United States District Court, N.D. Ohio, Eastern Division
MEMORANDUM OF OPINION
CHRISTOPHER A. BOYKO United States District Judge
matter comes before the Court on Petitioner Edwardlee
Johnson's Petition under 28 U.S.C. § 2254 for Writ
of Habeas Corpus by a Person in State Custody (ECF #1). For
the following reasons, the Court accepts and adopts the
Magistrate Judge's Report and Recommendation and
dismisses Petitioner's Petition.
following is a factual synopsis of Petitioner's claims.
The Magistrate Judge's Report and Recommendation, adopted
and incorporated, provides a more complete and detailed
discussion of the facts.
August 6, 2012, the Cuyahoga County Grand Jury indicted
Petitioner on five counts: one count of Aggravated Murder,
one count of Murder, two counts of Felonious Assault and one
count of Having Weapons Under Disability. The case proceeded
to a jury trial on March 11, 2013. On March 15, 2013, the
jury found Petitioner not guilty of Aggravated Murder, guilty
of Murder and both counts of Felonious Assault with attached
Specifications. On March 22, 2013, the trial court found
Petitioner guilty of the prior-conviction and Repeat
Violent-Offender Specifications and the Weapons Under
Disability charge. On March 25, 2013 the trial court
sentenced Petitioner to an aggregate sentence of twenty-five
years to life in prison.
filed an appeal to the Eighth District Court of Appeals. On
June 19, 2014, the Court of Appeals affirmed the trial
court's judgment. Petitioner filed a Motion for
Reconsideration. The Court of Appeals denied the Motion on
July 22, 2014. Petitioner appealed to the Ohio Supreme Court.
The Ohio Supreme Court declined jurisdiction over the Appeal
on February 18, 2015.
filed the instant Petition on March 14, 2016, asserting four
grounds for relief, but withdrew Ground One in his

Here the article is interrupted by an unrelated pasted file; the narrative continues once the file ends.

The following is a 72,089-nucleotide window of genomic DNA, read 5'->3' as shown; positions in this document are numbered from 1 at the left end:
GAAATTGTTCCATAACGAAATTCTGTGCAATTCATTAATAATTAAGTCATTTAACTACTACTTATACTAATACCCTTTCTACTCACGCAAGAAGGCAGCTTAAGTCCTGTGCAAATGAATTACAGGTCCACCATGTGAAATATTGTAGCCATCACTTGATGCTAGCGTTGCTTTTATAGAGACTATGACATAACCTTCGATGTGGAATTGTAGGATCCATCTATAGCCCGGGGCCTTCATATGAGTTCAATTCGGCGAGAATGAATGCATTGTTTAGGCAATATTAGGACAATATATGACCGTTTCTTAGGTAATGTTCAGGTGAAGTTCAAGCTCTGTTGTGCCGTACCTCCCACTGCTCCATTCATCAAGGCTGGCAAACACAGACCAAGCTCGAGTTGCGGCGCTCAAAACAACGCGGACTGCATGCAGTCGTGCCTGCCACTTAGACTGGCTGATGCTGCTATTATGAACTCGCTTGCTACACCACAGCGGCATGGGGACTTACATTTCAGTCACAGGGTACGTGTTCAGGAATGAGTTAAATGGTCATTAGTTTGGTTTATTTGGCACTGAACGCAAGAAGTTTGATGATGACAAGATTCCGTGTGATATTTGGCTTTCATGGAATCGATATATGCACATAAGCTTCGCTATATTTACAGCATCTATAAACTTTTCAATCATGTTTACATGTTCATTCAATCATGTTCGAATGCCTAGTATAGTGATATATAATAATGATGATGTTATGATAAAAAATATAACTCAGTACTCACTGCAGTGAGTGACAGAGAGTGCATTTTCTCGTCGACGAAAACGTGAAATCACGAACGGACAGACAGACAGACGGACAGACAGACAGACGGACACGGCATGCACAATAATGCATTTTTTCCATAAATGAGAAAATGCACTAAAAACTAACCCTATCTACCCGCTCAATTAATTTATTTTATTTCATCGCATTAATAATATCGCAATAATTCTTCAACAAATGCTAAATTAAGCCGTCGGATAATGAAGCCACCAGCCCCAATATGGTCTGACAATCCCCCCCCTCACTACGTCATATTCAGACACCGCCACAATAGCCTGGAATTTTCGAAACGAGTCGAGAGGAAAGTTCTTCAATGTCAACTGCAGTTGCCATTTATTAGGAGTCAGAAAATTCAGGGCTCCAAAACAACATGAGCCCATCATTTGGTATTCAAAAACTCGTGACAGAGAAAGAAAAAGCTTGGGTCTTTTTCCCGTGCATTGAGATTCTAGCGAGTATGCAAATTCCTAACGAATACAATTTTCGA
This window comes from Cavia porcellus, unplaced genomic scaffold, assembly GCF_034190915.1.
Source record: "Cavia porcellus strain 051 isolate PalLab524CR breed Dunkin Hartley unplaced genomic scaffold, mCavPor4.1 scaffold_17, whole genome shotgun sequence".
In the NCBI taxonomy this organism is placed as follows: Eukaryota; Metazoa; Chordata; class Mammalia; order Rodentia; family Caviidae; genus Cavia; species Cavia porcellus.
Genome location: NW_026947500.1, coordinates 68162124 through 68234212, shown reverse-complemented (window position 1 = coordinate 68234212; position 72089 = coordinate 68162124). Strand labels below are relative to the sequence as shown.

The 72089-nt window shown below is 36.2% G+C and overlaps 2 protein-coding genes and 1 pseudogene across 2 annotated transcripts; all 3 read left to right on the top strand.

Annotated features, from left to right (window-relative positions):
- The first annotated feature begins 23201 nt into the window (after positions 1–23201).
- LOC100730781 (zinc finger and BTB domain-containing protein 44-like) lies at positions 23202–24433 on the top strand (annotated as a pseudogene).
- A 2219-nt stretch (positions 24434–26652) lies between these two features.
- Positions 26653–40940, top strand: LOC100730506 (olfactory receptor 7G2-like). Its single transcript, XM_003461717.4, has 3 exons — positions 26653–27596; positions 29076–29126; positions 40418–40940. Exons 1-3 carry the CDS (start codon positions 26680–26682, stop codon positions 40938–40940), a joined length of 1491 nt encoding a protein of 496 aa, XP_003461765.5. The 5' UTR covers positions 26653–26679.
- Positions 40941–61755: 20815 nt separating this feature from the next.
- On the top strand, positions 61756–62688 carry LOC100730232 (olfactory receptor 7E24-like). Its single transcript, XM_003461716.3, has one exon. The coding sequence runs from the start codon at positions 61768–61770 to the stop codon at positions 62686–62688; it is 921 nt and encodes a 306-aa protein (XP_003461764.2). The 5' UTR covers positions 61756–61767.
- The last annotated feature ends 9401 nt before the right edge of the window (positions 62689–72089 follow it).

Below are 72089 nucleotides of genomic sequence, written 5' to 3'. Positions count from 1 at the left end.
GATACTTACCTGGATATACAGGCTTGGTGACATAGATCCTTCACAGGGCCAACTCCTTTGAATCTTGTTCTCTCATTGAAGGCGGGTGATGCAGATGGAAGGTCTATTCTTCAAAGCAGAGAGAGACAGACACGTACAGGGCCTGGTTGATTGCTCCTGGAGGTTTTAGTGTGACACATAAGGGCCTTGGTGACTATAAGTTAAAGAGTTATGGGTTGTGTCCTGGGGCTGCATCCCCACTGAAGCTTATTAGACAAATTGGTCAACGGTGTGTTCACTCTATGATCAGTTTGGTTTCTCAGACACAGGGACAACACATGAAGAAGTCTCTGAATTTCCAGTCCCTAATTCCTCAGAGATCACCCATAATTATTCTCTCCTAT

Objections. The remaining three grounds are:
GROUND TWO: [T]he repeated acts of
misconduct by the prosecutor in the presence of the jury went
virtually unchecked by the trial court. The remarks did
mislead the jury. The remarks were extensive. The improper
comments were made during the closing rebuttal after defense
had opportunity to addres [sic] them. The repeated and
purposeful acts here require a new trial.
GROUND THREE: Trial counsel was
ineffective in . . . fail[ing] to object to inadmissable
[sic] evidence, . . . failing to object to the jury
instructions on flight[, ] . . . [and]failing to object to
State's closing argument[, ] .
GROUND FOUR: The combination of
errors by the trial court, the prosecution and the
ineffectiveness of the defense counsel deprived Johnson of a
March 17, 2016, the Court referred Petitioner's Petition
to the Magistrate Judge for a Report and Recommendation. The
Magistrate Judge issued his Report and Recommendation on
November 15, 2017. On November 27, 2017 Petitioner filed an
Objection to the Magistrate's Report and Recommendation.
On December 18, 2017, Respondent filed a Response to
federal habeas claim has been adjudicated by the state
courts, 28 U.S.C. § 2254(d)(1) provides the writ shall
not issue unless the state decision “was contrary to,
or involved an unreasonable application of, clearly
established federal law as determined by the Supreme Court of
the United States.” Further, a federal court may grant
habeas relief if the state court arrives at a decision
opposite to that reached by the Supreme Court of the United
States on a question of law, or if the state court decides a
case differently than did the Supreme Court on a set of
materially indistinguishable facts. Williams v.
Taylor, 529 U.S. 362, 405-406 (2000). The appropriate
measure of whether or not a state court decision unreasonably
applied clearly established federal law is whether that state
adjudication was “objectively unreasonable” and
not merely erroneous or incorrect. Williams, 529
U.S. at 409-411.
to 28 U.S.C. § 2254(e)(1), findings of fact made by the
state court are presumed correct, rebuttable only by clear
and convincing evidence to the contrary. McAdoo v.
Elo, 365 F.3d 487, 493-494 (6th Cir. ...